The FDA debunked the claim. Its chief also said the drug has no application for registration yet.
YouTube videos promoting the supposed approval of a Filipino-made antiviral concoction against the novel coronavirus continue to be shared on Facebook (FB), two months after they were first uploaded. They are incorrect.
The Fabunan Antiviral Injection (FAI), a patented antiviral drug against dengue was developed by US-based Filipino doctor Ruben Fabunan. It has been in the news since March after unvalidated claims that it is effective in treating patients with COVID-19 spread on social media.
FAI has not been approved by the Food and Drug Administration (FDA) for use in the Philippines. And according to a VERA Files Fact Check interview with the Embassy of the Republic of Indonesia, “there hasn’t been anything granted” to FAI in the Southeast Asian country.
In early June, at least two videos made spurious claims about the drug’s approval.
Youtube channel Hot in Hoops on June 6 uploaded a video headlined GOOD NEWS!!! FABUNAN ANTI-VIRUS INJECTION HAS NOW (sic) APPROVED IN INDONESIA AND PHILIPPINES #FABUNAN.
It spliced two unrelated videos -- one of Health Undersecretary Rosario Vergerie speaking about the monetary benefits of families of healthcare workers who died of COVID-19, and a footage of a certain Mario Marcos speaking about meeting with government officials in Indonesia.
Another YouTube video uploaded on June 2 bore the title “FABUNAN ANTIVIRAL INJECTIONS APPROVED SA INDONESIA clinical trials?” When shared on July 22 on FB group FABUNAN ANTIVIRAL INJECTION SUPPORTERS GROUP, the last two words were not found in the headline.
This 19-minute footage contains a clip also of Mario Marcos telling viewers he is in Indonesia on the invitation of members of the Indonesian Ministry of Health and that a proposal they sent for FAI’s clinical trials in the country has been granted.
These videos are erroneous.
VERA Files Fact Check reached out to the Ministry of Health in Indonesia in June but received no response. Instead, the Embassy of the Republic of Indonesia in the Philippines relayed the ministry's answer to claims regarding the approval of a clinical trial of the antiviral drug in their country. It said nothing has been “granted” to the FAI as the makers of the drug still need to undergo a process.
"The process is still long. It’s not that it has not been granted, but nothing has been granted yet...It has not come to the stage where it can be granted because it is still being considered by the (Indonesian) FDA,” an embassy official said in a phone interview on July 7.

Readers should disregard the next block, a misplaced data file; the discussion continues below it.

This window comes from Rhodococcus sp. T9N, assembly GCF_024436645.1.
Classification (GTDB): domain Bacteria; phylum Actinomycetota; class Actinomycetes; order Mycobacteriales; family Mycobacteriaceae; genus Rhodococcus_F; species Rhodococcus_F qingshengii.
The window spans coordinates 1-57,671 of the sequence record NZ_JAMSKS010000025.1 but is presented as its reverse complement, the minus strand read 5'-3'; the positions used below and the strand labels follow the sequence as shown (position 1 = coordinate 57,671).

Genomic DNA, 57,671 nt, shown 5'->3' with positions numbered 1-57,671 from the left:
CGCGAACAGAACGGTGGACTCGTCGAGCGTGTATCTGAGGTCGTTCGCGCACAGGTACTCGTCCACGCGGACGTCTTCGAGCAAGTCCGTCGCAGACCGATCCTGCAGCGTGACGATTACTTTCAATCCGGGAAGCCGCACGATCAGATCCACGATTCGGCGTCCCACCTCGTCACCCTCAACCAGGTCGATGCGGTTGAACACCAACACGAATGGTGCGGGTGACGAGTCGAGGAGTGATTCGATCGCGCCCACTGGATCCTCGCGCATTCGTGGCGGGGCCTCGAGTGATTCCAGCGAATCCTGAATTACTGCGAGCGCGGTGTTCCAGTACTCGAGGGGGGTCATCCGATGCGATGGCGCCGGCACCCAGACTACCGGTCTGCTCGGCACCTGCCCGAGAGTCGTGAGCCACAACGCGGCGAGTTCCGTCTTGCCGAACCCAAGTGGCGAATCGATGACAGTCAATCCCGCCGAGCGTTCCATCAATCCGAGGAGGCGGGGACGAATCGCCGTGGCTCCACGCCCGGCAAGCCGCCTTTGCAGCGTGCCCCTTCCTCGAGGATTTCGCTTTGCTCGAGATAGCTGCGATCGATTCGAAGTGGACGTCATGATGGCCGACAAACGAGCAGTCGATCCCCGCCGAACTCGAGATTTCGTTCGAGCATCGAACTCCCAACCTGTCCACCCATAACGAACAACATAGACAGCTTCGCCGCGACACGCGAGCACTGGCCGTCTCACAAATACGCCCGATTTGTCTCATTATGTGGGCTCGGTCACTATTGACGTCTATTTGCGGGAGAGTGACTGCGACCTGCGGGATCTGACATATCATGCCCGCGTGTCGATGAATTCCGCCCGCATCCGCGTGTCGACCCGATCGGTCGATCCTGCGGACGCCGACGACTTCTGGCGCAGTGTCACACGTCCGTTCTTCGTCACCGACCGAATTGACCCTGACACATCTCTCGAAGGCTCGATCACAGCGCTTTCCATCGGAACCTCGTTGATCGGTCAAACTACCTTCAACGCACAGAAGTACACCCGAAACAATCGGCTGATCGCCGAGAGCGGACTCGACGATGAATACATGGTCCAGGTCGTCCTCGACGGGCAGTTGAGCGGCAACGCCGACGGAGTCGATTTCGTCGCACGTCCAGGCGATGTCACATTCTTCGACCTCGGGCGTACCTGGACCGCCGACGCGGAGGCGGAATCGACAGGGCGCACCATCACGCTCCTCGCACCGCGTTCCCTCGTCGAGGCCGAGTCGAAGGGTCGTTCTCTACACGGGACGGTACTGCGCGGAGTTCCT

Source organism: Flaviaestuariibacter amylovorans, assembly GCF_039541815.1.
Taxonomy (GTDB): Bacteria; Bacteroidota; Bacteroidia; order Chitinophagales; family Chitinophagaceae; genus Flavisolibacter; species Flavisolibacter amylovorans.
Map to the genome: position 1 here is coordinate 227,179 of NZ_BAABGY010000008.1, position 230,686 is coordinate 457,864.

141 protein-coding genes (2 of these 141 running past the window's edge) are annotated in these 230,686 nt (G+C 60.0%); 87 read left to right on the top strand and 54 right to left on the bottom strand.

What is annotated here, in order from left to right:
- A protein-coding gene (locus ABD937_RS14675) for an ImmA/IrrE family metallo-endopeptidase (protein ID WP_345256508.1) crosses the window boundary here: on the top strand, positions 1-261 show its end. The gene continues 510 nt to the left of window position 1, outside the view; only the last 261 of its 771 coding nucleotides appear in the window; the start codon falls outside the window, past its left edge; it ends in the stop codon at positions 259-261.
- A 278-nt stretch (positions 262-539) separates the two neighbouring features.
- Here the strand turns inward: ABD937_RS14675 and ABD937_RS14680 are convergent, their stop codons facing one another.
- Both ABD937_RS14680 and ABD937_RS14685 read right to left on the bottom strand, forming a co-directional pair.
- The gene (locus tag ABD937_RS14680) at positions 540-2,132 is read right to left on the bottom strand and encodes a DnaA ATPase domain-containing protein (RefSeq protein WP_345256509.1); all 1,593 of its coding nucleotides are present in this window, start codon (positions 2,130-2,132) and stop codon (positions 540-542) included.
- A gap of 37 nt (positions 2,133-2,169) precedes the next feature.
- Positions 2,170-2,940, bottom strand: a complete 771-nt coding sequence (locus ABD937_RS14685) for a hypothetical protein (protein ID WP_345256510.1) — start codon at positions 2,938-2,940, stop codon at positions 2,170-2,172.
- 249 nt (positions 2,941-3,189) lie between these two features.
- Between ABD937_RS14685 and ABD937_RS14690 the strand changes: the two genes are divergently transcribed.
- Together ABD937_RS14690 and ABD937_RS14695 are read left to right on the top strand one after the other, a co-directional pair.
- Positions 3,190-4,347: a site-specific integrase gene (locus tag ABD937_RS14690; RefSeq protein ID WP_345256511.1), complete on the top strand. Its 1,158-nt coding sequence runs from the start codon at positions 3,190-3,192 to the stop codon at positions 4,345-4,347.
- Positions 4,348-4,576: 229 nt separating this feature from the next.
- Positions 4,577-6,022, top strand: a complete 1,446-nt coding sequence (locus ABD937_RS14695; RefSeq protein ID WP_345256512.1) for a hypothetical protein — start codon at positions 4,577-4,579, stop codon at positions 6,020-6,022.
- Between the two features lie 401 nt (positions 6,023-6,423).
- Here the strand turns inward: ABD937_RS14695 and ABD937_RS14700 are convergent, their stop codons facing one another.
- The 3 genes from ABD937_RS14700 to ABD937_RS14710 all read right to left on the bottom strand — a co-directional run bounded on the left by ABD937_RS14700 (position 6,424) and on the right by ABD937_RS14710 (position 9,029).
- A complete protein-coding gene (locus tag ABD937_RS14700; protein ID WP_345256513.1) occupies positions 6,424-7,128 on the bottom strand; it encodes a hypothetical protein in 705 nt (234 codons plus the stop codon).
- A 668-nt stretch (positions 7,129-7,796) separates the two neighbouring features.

The embassy also confirmed the meeting between FAI’s makers and Indonesia’s health officials but said the health ministry did not expound on how the group applied for clinical trials.
Indonesia’s FDA, locally referred to as Badan Pengawas Obat dan Makanan or Badan POM, is coordinating with their Ministry of Health on studying potential treatments for COVID-19.
In Manila, a June 17 press release by the Department of Health says FAI has not yet applied for any drug trials under the FDA, the agency tasked to ensure the “safety, efficacy, purity, and quality” of medical and food products in the country.
In an interview last April, FDA Director Eric Domingo told VERA Files that when Marcos visited his office on April 7, he gave him “guidance” on the proper procedure in applying for a license to operate as a drug manufacturer, and the process and requirements needed for product registration. (See VERA FILES FACT CHECK: Posts claiming PH has ‘approved’ COVID-19 cure FALSE)
The FDA issued a press statement on April 8, saying “no applications for product registration have been filed to date. Until such products are proven safe and effective for use in the treatment of COVID-19, they cannot be dispensed to the public nor can therapeutic claims be made.”
According to an FB post from May 25 by the Fabunan Medical Clinic, the health center has closed its operations a day after the FDA issued a Cease and Desist Order prohibiting the use of FAI.
During a press briefing on May 30, Presidential Spokesperson Harry Roque said he received a letter from an Atty Fabunan to review the FAI, and he forwarded this to Secretary Fortunato Dela Peña of the Department of Science and Technology (DOST).
"The Fabunan drug has not been approved...Before the public is given any type of medicine, including the FAI, it is important that it has to be registered with the FDA. Now, there is a cease-and-desist order against FAI from the FDA because there have been no clinical studies, which can ensure that the new medicine will not pose risks to our citizens," he sid.
The inaccurate videos have been viewed over 10,000 times.